Nikon 1-series, Sony RX100 face more competition as Aptina sensor goes mainstream


posted Monday, September 24, 2012 at 8:22 PM EST


An announcement from sensor provider Aptina last week suggests that there could be competition on the horizon for Nikon's 1-series cameras, as well as Sony's Cyber-shot DSC-RX100 fixed-lens compact. Aptina has revealed that it is now shipping samples of its new AR1011HS image sensor, which would appear to be similar to the chip currently used in the Nikon V1, J1, and J2.

It's a little difficult to say how closely the new chip is related to that in Nikon's cameras, as the Japanese camera maker not surprisingly hasn't shared detailed specifications for its sensor. Indeed, even the supplier wasn't public knowledge until a Chipworks teardown late last year confirmed the 1-series cameras' sensor to be supplied by Aptina. However, the basics are a perfect match: just like that in the Nikon cameras, the new Aptina chip has 10 megapixel resolution, a 3.4 micron pixel pitch, and a 1-inch type form factor. (That's approximately a 16mm diagonal.)

The new Aptina chip uses DR-Pix technology, as we'd speculated Nikon's variant might in reviewing the Nikon V1 earlier this year. It also has a 24-lane readout interface, something we know to be true of the Nikon cameras' sensor from an interview we conducted last year with Masahiro Suzuki, General Manager of Nikon Corp.'s Research and Development Department.

Aptina will soon be selling a similar sensor to that used in Nikon's 1-series cameras.

The Nikon and Aptina sensors compare closely in terms of performance, as well. Both are exceptionally swift, allowing full-resolution shooting at a stunning 60 frames per second. Although the 1-series cameras don't offer video capture at greater than Full HD (1,080p; 1,920 x 1080 pixel) resolution with a rate of 60 fps, our friends at Digital Photography Review learned from Nikon that the sensor was capable of providing for 2K or even 4K video. Aptina also states that the new chip allows Quad High Definition capture, a synonym for 4K video. It further says that the chip provides for Full HD (1,080p; 1,920 x 1080 pixel) video capture at 120 fps, suggesting that it would be possible to engineer a 4x slow-motion function for 30fps Full HD video in a camera based on this chip, if sufficient processing power was available.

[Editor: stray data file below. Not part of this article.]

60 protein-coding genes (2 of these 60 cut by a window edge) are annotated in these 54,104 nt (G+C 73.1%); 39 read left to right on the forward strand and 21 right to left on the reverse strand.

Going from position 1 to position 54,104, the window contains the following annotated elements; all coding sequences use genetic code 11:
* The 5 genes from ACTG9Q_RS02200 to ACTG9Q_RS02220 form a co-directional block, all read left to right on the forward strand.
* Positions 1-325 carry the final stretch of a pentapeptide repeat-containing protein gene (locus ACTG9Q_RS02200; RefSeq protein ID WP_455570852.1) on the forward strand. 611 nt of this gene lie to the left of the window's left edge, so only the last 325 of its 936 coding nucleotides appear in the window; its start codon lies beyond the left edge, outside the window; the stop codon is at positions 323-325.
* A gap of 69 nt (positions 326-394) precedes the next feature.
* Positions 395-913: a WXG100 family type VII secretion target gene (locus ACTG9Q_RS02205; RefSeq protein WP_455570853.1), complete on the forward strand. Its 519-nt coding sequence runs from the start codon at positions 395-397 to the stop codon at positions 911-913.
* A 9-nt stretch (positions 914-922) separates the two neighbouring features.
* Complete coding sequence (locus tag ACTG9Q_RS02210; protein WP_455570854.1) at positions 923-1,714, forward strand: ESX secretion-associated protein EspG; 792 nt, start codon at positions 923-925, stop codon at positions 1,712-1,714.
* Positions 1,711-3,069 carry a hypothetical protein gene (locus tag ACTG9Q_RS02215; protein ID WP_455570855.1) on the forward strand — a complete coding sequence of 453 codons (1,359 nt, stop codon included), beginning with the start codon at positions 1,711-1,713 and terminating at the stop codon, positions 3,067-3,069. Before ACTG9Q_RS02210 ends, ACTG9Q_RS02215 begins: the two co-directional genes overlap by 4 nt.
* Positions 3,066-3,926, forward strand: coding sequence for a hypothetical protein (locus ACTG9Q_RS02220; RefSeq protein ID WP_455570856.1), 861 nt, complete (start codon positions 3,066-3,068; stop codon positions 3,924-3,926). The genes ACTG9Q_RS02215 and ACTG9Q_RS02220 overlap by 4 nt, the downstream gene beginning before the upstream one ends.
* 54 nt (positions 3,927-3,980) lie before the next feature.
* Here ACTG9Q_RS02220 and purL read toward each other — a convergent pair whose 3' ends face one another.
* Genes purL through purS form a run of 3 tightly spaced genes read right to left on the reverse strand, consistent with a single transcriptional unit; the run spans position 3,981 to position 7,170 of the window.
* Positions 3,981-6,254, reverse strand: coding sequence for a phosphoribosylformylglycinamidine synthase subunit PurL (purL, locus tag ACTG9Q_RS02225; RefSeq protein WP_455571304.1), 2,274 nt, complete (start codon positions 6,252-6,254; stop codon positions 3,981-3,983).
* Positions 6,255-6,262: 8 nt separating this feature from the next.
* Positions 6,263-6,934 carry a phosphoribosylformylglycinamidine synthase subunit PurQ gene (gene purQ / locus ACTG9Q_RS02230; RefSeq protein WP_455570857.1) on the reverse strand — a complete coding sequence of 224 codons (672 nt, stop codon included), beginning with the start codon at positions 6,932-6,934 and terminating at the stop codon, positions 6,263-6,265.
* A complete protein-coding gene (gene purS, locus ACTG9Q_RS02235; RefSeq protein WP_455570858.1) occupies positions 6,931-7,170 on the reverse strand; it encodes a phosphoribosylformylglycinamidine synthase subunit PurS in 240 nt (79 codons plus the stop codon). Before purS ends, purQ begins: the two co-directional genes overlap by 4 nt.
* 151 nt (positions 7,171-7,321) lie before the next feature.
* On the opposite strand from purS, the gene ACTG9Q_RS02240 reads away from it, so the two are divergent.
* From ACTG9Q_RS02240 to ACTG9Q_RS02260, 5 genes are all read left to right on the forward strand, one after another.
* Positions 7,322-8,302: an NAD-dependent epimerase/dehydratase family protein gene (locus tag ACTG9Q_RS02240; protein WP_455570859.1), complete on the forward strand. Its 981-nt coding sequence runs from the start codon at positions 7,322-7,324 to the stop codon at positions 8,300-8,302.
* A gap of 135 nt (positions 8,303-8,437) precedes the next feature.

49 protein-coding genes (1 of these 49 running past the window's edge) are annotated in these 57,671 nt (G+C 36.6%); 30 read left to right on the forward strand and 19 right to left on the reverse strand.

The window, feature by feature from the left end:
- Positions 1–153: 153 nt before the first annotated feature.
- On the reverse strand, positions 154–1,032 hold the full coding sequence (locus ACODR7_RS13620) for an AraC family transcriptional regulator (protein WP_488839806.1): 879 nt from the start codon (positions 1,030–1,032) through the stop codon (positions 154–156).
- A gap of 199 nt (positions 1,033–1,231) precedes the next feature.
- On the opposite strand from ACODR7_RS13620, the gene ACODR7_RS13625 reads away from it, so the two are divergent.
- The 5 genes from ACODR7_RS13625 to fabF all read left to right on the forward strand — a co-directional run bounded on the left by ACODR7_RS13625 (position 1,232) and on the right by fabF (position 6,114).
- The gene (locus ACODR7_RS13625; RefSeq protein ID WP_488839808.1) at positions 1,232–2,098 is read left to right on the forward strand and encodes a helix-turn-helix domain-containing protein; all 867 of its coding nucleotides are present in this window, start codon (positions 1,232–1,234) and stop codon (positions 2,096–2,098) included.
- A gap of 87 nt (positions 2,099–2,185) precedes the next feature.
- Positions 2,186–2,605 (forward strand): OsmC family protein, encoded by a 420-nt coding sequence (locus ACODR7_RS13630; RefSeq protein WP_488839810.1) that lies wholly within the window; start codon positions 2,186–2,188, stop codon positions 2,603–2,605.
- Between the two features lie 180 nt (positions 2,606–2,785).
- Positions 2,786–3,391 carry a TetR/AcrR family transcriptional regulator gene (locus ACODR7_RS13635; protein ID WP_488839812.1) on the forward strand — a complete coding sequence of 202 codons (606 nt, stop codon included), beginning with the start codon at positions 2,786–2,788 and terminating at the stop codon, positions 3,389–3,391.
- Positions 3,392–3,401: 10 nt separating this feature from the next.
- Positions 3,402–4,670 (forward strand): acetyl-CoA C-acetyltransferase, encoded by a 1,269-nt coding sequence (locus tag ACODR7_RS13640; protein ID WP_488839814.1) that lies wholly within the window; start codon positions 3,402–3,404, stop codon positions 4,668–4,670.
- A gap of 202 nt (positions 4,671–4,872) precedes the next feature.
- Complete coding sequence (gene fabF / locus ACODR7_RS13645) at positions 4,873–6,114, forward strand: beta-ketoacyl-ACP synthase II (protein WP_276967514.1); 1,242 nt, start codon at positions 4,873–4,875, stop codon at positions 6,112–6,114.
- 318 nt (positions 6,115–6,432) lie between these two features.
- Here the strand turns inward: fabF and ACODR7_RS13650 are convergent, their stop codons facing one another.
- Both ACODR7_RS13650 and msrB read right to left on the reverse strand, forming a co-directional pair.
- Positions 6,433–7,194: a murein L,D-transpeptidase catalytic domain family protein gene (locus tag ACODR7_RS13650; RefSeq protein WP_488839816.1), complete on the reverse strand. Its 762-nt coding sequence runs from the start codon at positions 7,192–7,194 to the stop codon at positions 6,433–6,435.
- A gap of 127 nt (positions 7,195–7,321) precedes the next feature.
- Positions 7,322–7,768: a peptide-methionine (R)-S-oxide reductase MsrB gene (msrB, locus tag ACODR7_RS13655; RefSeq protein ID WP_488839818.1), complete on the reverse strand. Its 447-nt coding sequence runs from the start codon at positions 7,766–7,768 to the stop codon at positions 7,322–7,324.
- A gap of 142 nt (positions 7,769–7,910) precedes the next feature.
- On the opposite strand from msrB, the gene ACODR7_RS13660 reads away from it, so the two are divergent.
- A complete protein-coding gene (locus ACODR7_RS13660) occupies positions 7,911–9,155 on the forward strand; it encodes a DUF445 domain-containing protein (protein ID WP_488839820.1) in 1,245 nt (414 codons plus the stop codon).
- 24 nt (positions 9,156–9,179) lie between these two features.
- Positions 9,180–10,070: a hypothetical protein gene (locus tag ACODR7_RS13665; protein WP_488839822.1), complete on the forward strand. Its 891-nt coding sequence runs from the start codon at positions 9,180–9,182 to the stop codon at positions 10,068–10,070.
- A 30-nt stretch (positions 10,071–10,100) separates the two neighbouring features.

Where the Aptina chip certainly does differ from that in the Nikon cameras is that it lacks on-chip phase detection pixels, and so would be reliant on contrast-detection autofocus. With that said, the high readout speed would suggest that a camera based on the chip could provide pretty capable autofocus even if it lacked phase detection capability.

Comparison to Sony's sensor is a little more challenging. It's the same size, but little direct comparison can be made beyond that, without detailed specifications being available. Perhaps the best indication is from DxOMark's recent review of the RX100, which gave the edge to Sony's chip over that in the Nikon J1 in terms of image quality. The RX100 is significantly more limited in terms of its speed, offering a rate of 10 fps at full resolution with focus and exposure locked, but it's certainly possible that the sensor offers greater speed than is harnessed by the RX100's processor. Either way, though, Aptina's chip would likely offer greater competition to that in the RX100 than do existing premium compacts.

Sony's Cyber-shot RX100 is another model based around the same sensor size.

So when can we look forward to cameras based on the now more widely-available Aptina chip? Currently, only samples are available. Aptina says mass production is scheduled to start from the first quarter of next year, suggesting we could expect to see the first new products soon after the combined Consumer Electronics Show and Photo Marketing Association tradeshow next spring.

Alongside the new AR1011HS sensor, Aptina has also unveiled the AR1820HS, a 1/2.3-inch sensor with 18 megapixel resolution and a 1.25 micron pixel size. That chip allows full-res readout at 24 fps via an eight-lane interface.